Smart TaxesSmart Taxes

Would you cheat on your taxes?

Have you ever been tempted to cheat on your taxes, even if by just a small amount? Here's why that's not such a good idea.

By MSN Money Partner Feb 14, 2014 12:34PM

By Allison Martin, Money Talks News

Money Talks News on MSN MoneyImagine living in a nation with no taxes. That sounds like a utopia or a dream. But what we do know is that the Internal Revenue Service, or what I like to call Uncle Sam's headquarters, does not always collect what it's owed for a number of reasons.

Somewhere in the mix are those who cheat the system. Who are those people?

An analysis of IRS data by the National Taxpayer Advocate indicates that potential tax cheats are most likely to be sole proprietors found in the areas around Los Angeles, San Francisco, Houston, Atlanta and Washington, D.C., The Associated Press reports. (If you fit that profile, you're more likely to be audited.)

Of course, you don't have to live in one of those areas to be considered a tax cheat, whether you did it intentionally or out of ignorance.

The sad reality of the 'tax gap'

The 2012 Taxpayer Attitude Survey, released by the IRS Oversight Board a year ago, indicates that a vast majority of Americans have an issue with cheating on taxes: 87 percent of the 1,500 respondents said that behavior is unacceptable. Only 11 percent were tolerant of cheating "a little here and there or as much as possible."

What actually happens when it's time to file? For that, we referred to a Treasury Department analysis (.pdf file) last year of the IRS' last tax gap report.

The tax gap, defined as the "difference between true tax liability in any year and amount of tax that is paid voluntarily and on time," amounted to an estimated $450 billion in tax year 2006 (or $385 billion after late payments come in). Underreporting accounted for an estimated $376 billion, while underpayment and non-filing amounted to $46 billion and $28 billion, respectively.

Considering the total tax liability was $2.66 trillion, the compliance rate was only 83.1 percent (or a net rate of 85.5 percent).

Whether noncompliance is due to ignorance or fraudulent intent, you can bet that Uncle Sam wants his piece of your hard-earned pie.

Taxes © Peter Gridley/PhotographerCommon tax cheats

Any income generated throughout the year is taxable, but many don't comply with that rule. For instance, Forbes says, "Americans report 99 percent of their wage income since they know the Internal Revenue Service is getting that information from their employers on W-2's, but pay only 45 percent of the taxes owed in their non-checkable lives."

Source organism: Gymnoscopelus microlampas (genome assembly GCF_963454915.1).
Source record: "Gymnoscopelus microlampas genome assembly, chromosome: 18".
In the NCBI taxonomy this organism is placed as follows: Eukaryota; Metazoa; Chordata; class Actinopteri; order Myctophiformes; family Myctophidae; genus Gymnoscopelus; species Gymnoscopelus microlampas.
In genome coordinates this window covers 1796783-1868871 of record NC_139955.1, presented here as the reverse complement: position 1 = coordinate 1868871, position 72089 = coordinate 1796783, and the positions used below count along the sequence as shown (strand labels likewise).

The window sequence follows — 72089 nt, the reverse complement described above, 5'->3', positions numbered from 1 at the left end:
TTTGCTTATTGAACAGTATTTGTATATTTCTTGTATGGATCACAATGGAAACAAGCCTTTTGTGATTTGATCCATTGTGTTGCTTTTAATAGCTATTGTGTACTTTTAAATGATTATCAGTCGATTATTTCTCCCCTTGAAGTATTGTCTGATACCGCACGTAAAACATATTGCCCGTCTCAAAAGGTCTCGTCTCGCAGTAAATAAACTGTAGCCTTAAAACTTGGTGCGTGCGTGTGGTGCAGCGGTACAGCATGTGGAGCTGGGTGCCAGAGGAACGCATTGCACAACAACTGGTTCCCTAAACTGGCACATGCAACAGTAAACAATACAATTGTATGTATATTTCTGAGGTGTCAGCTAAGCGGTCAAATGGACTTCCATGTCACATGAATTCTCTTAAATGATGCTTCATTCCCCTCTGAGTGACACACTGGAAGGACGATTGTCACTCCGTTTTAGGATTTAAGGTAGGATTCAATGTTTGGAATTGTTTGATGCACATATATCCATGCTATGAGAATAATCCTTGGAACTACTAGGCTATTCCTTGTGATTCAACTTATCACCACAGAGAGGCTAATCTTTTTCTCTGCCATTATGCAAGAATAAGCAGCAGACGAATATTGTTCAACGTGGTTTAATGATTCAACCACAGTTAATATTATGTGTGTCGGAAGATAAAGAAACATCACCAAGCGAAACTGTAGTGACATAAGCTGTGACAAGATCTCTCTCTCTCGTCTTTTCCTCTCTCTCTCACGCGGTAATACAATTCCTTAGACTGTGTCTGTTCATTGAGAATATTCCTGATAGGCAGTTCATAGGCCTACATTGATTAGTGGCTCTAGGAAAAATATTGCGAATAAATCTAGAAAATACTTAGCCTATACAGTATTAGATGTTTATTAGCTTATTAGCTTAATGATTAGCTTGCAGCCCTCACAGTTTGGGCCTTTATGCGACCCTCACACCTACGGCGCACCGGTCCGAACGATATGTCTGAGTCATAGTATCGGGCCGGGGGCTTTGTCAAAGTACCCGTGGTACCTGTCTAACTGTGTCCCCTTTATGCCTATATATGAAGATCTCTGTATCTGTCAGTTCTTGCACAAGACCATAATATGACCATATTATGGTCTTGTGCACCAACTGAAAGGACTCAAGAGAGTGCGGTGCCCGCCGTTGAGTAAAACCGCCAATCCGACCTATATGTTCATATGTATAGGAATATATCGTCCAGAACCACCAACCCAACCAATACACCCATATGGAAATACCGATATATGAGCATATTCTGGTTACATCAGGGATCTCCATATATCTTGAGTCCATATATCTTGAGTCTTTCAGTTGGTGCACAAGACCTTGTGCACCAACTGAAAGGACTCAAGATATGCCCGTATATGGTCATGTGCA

While you may fly under the radar for the unreported $40 profit you made when you sold an item at last year's yard sale for more than you originally paid for it, other forms of unreported income may get you into some trouble.

Attempts are also made at writing off items such as commuting expenses to and from work, unqualified business expenses, legal fees, and medical expenses for furry companions to reduce taxable income.

And let's not forget about those who earn a large portion of their income in cash; I'm certain some of the cash is magically unaccounted for at tax time.

The IRS is cracking down

The IRS has stepped up its effort to detect the underreporting of income, particularly by small businesses. While you will more than likely not be singled out by Uncle Sam, I want to wish you the best of luck if you are selected for extra attention.

The IRS does not disclose how it selects audit candidates, but there are red flags   that can make you stick out like a sore thumb -- some of which suggest you are hiding income or taking deductions you're not entitled to.

So, it's important to protect yourself by:

  • Accurately reporting all income, even if you are paid primarily in cash.
  • Seeking free assistance with your return if needed.
  • If you feel you must hire a professional to prepare your tax return, selecting one who's honest and experienced.

It's also important to note that being victimized by a scam does not necessarily get you off the hook; you are still the one to blame until the IRS decides otherwise.

Hefty penalties await those who cheat

If you are caught cheating Uncle Sam out of what he is owed, whether through dishonesty or ignorance, your wallet could take a beating. The IRS assesses a penalty of 20 percent of the net understatement of tax for "substantial understatement" and "negligence or disregard of the rules or regulations" violations.

On the other hand, frivolous returns are subject to a $5,000 fine, and civil fraud penalties amount to 75 percent of the understated outstanding tax liability and could result in criminal prosecution.

While it may be tempting to cheat on your taxes to save money or get that large refund, it definitely isn't worth it. And if you do decide to test your luck, you may find yourself among that 1 percent whose returns are audited.

More on Money Talks News


Feb 14, 2014 9:17PM